The payment processing firm Stripe has reversed its decision to cut off subscription income for Africa-focused publication Today News Africa, whose founder Simon Ateba interrupted Jen Psaki last month at her final White House briefing.
Stripe’s initial decision was reported Tuesday by The Post and gained widespread attention — in part because it happened two weeks after Ateba disruptively shouted at Psaki, but also because Stripe boasted early investments from billionaires including Elon Musk, who just reached a deal to buy Twitter for $44 billion to restore free speech.
A Stripe representative called Ateba late Wednesday to say the company would no longer terminate his account.
“Hi Simon, Thanks again for the time on the phone today,” Stripe executive Emily Gonzales Drulis wrote in an email to Ateba. “I’m happy we were able to work out a solution so that we can continue to support you and your business on Stripe.”
“I will work with our teams to ensure this kind of situation doesn’t happen again and that in the future, we work together with our users earlier on to avoid this kind of unacceptable business disruption without the opportunity to fix the issue together,” added Drulis, Stripe’s global head of trust, safety, and risk operations.
Stripe first contacted Ateba on Sunday with an email from “The Stripe Team” to inform him that his site’s offer of a lifetime subscription — for $1,490, versus the site’s one-year option for $149 — violated Stripe policies and his account would be closed as of June 8. On Monday, the company wrote in another email that its decision was “final.”
Drulis told Ateba that Stripe would set aside its decision to close his account if he removed the lifetime option, which he agreed to do.
Drulis wrote in a second email late Wednesday, “Our team has reviewed your account and confirmed that you’re good to go now that the lifetime subscription option has been removed. I can confirm that your account has been re-enabled and you’re able to operate on Stripe.”
While the lifetime membership did appear to violate Stripe’s fine print, Ateba said the timing of the decision to boot him seemed suspicious after he had used Stripe for about a year without an issue.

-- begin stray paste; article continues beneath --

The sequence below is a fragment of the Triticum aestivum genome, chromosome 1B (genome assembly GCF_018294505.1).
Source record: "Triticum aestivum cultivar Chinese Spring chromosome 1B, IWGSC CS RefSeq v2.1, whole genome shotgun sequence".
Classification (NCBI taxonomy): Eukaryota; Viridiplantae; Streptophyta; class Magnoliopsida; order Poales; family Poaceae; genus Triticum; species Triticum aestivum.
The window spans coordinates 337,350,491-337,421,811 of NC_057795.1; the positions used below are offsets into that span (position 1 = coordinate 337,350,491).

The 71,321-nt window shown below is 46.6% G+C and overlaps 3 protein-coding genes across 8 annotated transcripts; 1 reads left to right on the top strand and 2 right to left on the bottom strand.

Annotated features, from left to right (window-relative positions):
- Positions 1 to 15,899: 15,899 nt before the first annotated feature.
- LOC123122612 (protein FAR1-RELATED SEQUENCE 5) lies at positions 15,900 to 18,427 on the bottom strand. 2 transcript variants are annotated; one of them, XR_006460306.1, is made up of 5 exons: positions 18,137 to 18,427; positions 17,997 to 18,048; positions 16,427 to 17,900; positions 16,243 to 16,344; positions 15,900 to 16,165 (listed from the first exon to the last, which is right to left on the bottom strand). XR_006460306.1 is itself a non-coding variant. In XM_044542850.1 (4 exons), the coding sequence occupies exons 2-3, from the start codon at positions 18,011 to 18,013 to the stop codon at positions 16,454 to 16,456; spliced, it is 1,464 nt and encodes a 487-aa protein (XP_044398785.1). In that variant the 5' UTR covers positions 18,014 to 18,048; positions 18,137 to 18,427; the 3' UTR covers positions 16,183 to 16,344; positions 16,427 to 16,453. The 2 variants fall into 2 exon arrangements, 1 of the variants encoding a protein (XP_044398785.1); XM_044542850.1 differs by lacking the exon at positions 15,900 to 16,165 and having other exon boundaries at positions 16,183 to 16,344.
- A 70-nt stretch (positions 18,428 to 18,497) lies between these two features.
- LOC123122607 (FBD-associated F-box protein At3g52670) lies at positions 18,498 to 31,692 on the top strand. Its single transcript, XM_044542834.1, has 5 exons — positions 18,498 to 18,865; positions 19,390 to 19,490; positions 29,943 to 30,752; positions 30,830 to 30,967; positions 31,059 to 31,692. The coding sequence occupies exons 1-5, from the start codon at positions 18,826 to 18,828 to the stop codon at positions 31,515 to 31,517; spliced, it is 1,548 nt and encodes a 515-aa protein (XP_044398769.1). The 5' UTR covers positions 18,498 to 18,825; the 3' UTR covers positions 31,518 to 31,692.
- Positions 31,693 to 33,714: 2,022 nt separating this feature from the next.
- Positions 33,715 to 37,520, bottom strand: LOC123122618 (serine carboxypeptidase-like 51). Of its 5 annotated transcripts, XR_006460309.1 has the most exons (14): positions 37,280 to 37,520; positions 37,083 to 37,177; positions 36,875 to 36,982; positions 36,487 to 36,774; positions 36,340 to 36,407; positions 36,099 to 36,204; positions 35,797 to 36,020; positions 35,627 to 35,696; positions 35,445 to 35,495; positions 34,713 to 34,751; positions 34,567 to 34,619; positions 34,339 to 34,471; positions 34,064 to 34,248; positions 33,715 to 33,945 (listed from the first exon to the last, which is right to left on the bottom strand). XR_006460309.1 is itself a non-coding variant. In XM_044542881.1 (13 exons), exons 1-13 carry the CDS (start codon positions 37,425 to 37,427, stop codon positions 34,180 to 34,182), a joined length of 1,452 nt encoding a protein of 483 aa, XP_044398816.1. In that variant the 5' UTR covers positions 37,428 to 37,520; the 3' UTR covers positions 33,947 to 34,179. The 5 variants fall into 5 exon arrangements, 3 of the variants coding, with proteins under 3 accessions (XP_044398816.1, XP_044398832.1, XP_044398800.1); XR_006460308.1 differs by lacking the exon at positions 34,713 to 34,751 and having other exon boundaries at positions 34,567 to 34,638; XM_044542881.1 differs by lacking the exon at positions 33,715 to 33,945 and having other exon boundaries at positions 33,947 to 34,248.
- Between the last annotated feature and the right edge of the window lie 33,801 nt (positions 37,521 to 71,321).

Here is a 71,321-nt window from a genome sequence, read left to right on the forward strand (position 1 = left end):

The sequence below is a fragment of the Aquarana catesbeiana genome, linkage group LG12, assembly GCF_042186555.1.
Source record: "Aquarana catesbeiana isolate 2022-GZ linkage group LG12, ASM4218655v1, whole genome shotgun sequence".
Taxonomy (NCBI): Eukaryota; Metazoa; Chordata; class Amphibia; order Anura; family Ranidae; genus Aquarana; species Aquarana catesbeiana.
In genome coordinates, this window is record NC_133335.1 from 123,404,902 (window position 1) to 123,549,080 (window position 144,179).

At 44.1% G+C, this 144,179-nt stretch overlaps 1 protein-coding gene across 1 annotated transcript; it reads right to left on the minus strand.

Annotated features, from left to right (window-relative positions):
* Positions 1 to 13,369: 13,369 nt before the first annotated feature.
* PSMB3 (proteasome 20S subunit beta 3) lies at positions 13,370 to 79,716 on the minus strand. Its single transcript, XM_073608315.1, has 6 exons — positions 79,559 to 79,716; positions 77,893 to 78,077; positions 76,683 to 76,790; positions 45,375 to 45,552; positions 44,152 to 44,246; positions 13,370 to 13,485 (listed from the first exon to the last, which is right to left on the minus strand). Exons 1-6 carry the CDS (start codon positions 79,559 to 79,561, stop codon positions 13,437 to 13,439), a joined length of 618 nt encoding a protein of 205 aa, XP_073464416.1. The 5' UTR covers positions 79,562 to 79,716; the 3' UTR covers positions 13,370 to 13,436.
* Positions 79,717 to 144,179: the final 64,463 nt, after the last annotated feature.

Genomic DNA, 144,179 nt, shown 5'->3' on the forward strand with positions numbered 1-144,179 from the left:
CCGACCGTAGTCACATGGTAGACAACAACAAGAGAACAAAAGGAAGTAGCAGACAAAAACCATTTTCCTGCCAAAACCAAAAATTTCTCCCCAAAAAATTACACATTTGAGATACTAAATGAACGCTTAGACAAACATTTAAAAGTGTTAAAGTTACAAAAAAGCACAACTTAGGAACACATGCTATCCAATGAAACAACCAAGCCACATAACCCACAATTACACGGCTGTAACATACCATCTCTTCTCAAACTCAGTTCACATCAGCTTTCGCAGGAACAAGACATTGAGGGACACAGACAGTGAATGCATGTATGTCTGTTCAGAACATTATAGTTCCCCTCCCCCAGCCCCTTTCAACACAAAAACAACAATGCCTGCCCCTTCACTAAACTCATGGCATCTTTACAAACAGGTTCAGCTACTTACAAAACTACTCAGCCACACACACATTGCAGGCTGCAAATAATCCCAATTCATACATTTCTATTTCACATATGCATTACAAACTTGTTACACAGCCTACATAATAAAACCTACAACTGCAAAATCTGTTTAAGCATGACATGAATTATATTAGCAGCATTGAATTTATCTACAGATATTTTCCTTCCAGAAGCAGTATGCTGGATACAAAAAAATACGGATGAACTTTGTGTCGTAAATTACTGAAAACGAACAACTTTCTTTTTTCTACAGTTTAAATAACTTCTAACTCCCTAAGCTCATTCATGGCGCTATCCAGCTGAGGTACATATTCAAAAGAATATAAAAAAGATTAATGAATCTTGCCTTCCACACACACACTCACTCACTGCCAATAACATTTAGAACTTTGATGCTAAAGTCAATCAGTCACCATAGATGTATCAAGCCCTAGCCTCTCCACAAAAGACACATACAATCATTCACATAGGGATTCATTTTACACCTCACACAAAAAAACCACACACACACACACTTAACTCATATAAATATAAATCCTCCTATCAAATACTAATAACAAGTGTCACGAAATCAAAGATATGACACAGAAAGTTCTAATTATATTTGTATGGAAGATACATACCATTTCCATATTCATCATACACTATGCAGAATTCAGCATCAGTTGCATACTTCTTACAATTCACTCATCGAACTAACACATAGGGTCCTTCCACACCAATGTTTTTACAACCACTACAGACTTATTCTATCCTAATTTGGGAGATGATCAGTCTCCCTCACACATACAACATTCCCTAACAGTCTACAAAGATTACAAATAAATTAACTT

The Cameroon-born journalist told The Post that he believes public attention forced Stripe to reconsider.
“Stripe should never cancel any business, and should never cancel any journalist,” Ateba said. “Stripe should rather partner with journalists and help sustain journalism with grants to small publications like ours rather than closing them down at a time when newspapers are struggling to stay afloat.”
Ateba, 42, added, “I call on Stripe to give us a grant for damage already done and the pain and suffering they caused our small publication.”
The initial decision to cut ties had Ateba considering giving up running his seven-year-old publication, which also employs a network of African freelancers.
While jostling to be called on isn’t unusual, Ateba upset many fellow journalists with his efforts at Psaki’s final briefing on May 13. Many people in the room saw his shouting as insensitive to Psaki, who had just emotionally reflected on her time as press secretary. The White House Correspondents’ Association threatened to yank Ateba’s associate membership if he behaved in such a manner again.
This is an excerpt from New York Post.
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